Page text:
“Wow … she looks so good!”
“That’s such a nice meal they’re having …”
“I wish I could travel to all these picture-perfect places.”
These thoughts spring up every now and then as I scroll through social media posts to catch up on what’s been going on in my friends’ lives. However, the longer I spend viewing these posts, the less happy I become.
“Why can’t I be like my friend whose life seems to be going so well?”
At first, it seemed like a passing thought. But as it returned again and again, discontentment crept in and stole joy away from me. Then the silent accusation of “you’re not good enough” sowed seeds of doubt and jealousy, sprouting bitterness in my heart. I had unknowingly slipped into the trap of comparing myself with others. I saw what they had, and what I didn’t have. I envied where they were in life, and what I was lacking or missing out on.
God’s Word speaks much about jealousy. One real-life account took place in 1 Samuel 18–19. When youthful David defeated the enemy’s champion, Goliath, with a shot of his sling, he not only won the war against the Philistines, but he also won the favour of his people. The women celebrated by taking to the streets with tambourines to greet King Saul returning from the battlefield. They sang about King Saul defeating thousands, but David defeating tens of thousands! This wounded Saul’s pride deeply. How could the people compare their king to a shepherd boy? And if they proclaimed David as better than Saul, did that mean Saul would lose his kingdom to David? From then on Saul kept a jealous eye on David (1 Sam 18:9).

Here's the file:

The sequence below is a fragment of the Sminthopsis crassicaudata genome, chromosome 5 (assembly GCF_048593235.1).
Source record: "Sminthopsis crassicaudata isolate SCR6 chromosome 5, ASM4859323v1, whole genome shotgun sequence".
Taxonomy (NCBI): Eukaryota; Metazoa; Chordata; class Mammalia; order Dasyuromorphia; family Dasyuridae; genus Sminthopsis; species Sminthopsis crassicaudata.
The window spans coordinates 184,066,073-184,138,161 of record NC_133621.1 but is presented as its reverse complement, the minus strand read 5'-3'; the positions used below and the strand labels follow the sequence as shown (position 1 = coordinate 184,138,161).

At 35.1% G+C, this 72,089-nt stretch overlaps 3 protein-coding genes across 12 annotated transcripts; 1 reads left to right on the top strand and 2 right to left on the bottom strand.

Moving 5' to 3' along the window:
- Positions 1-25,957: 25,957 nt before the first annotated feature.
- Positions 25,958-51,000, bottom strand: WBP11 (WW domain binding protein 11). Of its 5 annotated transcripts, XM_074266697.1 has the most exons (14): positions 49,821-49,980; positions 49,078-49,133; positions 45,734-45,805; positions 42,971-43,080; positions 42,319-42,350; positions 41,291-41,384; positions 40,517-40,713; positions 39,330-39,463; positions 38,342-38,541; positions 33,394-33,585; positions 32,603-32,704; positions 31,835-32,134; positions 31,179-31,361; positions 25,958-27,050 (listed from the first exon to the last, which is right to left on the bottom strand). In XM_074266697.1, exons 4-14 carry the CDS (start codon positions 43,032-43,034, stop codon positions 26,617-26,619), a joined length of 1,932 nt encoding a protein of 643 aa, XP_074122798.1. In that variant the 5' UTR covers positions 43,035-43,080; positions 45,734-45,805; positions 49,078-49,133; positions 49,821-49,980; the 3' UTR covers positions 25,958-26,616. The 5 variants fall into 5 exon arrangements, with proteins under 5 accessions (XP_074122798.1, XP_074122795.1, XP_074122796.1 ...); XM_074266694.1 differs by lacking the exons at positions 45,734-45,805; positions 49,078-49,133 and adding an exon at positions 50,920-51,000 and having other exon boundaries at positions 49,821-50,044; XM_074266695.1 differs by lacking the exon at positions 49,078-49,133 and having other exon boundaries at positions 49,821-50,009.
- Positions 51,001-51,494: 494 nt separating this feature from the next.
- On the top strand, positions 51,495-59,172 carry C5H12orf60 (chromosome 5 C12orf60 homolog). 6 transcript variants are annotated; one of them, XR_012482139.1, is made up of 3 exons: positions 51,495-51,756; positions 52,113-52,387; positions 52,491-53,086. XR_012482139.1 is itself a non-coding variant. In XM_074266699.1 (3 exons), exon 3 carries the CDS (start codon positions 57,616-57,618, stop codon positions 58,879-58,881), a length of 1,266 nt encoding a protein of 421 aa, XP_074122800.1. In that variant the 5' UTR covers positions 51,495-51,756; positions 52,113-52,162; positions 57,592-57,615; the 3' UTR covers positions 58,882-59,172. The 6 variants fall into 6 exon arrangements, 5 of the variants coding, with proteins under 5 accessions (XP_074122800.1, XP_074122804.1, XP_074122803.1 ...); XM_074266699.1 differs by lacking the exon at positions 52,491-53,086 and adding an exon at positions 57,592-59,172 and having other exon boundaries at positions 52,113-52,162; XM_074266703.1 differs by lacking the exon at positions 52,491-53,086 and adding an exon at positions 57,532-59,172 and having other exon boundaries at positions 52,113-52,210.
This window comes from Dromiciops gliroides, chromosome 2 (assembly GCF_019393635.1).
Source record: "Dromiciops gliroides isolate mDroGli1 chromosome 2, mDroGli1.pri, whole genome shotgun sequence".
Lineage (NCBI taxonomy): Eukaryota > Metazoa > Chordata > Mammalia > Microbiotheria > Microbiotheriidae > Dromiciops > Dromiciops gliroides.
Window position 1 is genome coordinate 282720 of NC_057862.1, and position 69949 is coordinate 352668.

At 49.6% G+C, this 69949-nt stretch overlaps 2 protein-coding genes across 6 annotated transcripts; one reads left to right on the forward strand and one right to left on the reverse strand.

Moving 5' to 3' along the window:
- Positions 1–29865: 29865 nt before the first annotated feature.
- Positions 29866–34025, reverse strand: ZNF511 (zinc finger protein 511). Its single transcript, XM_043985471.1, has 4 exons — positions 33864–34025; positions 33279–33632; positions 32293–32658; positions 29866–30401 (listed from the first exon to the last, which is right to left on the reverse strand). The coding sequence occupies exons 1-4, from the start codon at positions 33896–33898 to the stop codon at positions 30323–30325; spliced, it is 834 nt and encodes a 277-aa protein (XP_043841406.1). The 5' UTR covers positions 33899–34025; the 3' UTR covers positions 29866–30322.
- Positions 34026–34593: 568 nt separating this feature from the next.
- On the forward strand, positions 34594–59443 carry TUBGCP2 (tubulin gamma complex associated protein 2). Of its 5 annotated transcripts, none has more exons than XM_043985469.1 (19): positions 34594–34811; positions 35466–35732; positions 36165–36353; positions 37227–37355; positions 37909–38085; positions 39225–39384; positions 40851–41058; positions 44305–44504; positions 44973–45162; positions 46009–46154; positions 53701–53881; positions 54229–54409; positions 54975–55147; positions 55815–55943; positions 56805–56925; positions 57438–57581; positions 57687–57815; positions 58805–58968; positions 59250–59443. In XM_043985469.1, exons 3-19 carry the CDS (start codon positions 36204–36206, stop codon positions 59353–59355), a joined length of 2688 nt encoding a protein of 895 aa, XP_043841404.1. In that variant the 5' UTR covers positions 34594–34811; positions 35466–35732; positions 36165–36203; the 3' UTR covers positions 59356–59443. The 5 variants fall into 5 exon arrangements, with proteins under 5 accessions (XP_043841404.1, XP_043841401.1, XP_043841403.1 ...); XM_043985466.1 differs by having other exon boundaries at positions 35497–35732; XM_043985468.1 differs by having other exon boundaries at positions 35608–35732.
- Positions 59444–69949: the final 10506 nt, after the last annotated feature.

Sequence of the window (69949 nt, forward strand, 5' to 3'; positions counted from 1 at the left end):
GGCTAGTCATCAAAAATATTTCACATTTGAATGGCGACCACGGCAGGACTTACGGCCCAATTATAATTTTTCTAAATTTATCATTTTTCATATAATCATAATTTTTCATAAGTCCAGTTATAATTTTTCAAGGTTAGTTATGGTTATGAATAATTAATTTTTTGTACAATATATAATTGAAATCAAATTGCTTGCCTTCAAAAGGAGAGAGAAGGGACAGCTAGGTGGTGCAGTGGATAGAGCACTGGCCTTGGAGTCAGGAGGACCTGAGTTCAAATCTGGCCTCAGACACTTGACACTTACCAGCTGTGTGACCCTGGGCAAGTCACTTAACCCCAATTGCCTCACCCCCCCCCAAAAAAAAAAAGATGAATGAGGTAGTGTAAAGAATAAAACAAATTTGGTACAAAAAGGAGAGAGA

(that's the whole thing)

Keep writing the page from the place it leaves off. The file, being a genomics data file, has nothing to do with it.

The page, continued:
Saul’s obsession with comparing himself to David fuelled his resentment into attempted murder. Twice, Saul tried to pin David to a wall with a spear. Even after David married Saul’s daughter, Michal, Saul plotted to kill his own son-in-law to rid himself of the threat that the successful and well-loved David posed. Instead of controlling his thoughts and emotions, Saul acted on his jealous anger and did evil. To the end of Saul’s life, he lived with jealous eyes that were so focused on following David’s life that in the process, Saul lost focus on following God in his own life.
How should we, as girls after God’s heart, act when certain social media posts lure us into the trap of bitter comparison, or when we obsessively desire to be as talented or successful as someone else, or long for the material things or special relationship that another has? This is when we need to turn our eyes back to God. It is not easy and it can be a tearful struggle. But when we lay down our deepest longings mirrored by these posts — the kind of life we aspire to have, or the kind of person we dream of becoming — and confess our hearts of jealousy before God, He can set us free from a spirit of bitter envy and restore in us a heart of joy. Then we choose to do what’s right in God’s eyes — to love our neighbours as ourselves, celebrate our friends’ joys and wins, and be content with the life God has blessed us with right here, right now.